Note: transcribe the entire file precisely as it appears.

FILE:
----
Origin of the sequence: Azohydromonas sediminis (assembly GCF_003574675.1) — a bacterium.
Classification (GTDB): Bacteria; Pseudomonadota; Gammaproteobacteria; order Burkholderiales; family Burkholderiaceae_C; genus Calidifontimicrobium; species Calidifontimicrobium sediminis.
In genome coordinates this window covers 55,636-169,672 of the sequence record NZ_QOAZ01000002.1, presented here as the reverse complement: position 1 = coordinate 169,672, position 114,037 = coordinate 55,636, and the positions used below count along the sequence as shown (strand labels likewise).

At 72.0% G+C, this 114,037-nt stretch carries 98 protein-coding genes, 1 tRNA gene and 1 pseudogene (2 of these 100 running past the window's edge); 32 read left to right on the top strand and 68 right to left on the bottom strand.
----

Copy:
Origin of the sequence: Azohydromonas sediminis (assembly GCF_003574675.1) — a bacterium.
Classification (GTDB): Bacteria; Pseudomonadota; Gammaproteobacteria; order Burkholderiales; family Burkholderiaceae_C; genus Calidifontimicrobium; species Calidifontimicrobium sediminis.
In genome coordinates this window covers 55,636-169,672 of the sequence record NZ_QOAZ01000002.1, presented here as the reverse complement: position 1 = coordinate 169,672, position 114,037 = coordinate 55,636, and the positions used below count along the sequence as shown (strand labels likewise).

At 72.0% G+C, this 114,037-nt stretch carries 98 protein-coding genes, 1 tRNA gene and 1 pseudogene (2 of these 100 running past the window's edge); 32 read left to right on the top strand and 68 right to left on the bottom strand.